The treatment for a pars fracture is initially nonsurgical and includes rest and bracing.
The fracture can be assessed with a series of X-rays every few months.
However, an injury can occur too quickly for the vertebra to be repaired, and this leads to a crack in the pars.
The crack may affect only one side, but it is not uncommon to have fractures on both sides of the vertebra.
The spinal cord is protected by rings of bone that make up the middle and posterior (rear) portion of the spinal column.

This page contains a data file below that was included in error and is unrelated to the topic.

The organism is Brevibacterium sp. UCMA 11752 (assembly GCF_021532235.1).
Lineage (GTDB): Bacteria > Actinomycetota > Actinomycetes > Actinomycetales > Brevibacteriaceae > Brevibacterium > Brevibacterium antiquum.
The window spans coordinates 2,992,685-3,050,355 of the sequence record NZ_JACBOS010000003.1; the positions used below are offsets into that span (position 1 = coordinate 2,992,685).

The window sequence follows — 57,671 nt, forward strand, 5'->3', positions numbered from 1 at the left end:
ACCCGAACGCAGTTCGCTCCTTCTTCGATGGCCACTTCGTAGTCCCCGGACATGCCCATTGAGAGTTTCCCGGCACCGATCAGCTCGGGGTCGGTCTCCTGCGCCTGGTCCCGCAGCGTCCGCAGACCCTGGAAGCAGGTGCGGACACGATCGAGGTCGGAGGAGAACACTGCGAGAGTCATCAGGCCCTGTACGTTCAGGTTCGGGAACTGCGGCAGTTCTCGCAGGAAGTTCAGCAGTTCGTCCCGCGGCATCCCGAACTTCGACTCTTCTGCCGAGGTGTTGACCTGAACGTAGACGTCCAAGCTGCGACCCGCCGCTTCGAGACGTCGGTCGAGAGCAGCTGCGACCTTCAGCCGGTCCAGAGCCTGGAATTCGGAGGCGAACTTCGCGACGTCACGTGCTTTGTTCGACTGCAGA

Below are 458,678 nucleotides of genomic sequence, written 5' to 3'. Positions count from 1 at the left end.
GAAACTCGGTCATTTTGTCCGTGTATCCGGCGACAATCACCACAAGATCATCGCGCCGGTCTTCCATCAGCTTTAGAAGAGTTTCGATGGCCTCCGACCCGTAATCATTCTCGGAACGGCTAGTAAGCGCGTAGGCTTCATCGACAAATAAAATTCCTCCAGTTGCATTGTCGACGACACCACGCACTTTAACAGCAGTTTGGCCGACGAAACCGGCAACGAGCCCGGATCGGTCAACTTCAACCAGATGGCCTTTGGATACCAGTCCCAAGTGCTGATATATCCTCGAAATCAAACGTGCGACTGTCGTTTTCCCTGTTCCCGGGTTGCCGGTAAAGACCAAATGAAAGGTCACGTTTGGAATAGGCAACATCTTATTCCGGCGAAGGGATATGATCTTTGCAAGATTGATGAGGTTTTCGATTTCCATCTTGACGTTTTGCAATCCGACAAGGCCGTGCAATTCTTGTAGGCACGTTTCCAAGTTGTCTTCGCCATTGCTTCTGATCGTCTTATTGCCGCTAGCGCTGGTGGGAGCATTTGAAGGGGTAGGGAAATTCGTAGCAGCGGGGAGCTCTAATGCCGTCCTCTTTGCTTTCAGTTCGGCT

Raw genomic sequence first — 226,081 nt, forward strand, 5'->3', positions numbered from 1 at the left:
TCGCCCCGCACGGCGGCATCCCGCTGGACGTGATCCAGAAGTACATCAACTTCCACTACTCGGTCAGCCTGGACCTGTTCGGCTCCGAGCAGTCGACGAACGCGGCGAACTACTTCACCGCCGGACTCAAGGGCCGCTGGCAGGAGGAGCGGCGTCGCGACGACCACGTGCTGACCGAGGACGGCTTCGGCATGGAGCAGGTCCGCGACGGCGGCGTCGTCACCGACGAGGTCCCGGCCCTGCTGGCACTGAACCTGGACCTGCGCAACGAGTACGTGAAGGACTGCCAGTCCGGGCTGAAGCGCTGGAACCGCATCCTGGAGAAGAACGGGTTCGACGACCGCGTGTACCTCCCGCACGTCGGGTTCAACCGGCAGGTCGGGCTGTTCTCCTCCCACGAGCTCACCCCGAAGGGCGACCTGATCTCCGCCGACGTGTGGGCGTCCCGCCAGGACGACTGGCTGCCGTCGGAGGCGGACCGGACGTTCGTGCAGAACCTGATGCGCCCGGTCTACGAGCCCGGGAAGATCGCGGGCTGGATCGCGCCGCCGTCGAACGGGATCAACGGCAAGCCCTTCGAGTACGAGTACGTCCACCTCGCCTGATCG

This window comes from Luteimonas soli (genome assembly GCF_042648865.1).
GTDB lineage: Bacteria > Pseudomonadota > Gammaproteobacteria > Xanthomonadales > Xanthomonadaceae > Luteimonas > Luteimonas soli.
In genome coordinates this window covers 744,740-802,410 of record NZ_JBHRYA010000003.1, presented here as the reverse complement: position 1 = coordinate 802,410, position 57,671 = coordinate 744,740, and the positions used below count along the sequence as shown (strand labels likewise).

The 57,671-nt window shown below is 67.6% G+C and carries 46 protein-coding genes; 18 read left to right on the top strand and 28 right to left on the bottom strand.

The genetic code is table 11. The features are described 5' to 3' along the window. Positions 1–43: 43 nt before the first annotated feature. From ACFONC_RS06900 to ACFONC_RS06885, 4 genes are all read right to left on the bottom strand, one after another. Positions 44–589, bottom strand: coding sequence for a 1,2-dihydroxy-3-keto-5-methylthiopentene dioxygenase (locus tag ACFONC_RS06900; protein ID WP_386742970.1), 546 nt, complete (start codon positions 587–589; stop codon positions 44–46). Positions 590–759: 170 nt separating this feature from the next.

In each of these rings, the pars interarticularis (or simply "pars" for short) connects other components of the ring, known as the pedicle and lamina.This involves injecting chemical "tracers" into the blood stream. The tracers collect in areas of increased metabolism or cell activity in bone tissue, such as would be seen in areas of a stress fracture of the pars interarticularis.A CT scan may be used to evaluate a pars defect and to visualize healing bone, while an MRI may be useful to assess the surrounding tissue and condition of the disc.Bracing can last for 3 to 4 months while the fracture heals, and physical therapy can also be included to maintain and help strengthen the abdominal and back muscles with specific directed exercises.If the athlete has persistent pain after nonsurgical treatment, surgery may be required.Specifically, this is common in offensive and defensive linemen.The vertebra initially responds to increased physical strain of such activity by gradually adding new bone cells around the stressed area of the spine.Evaluation for this condition would include a review of the patient’s medical history and a physical exam, followed by X-rays, which can detect pars fractures.A bone scan can be used for early detection of a stress fracture of the pars.These are separate but sometimes related conditions.Spondylolysis is a spinal fracture of a bone structure called the pars interarticularis, which connects the facet joints of the spine.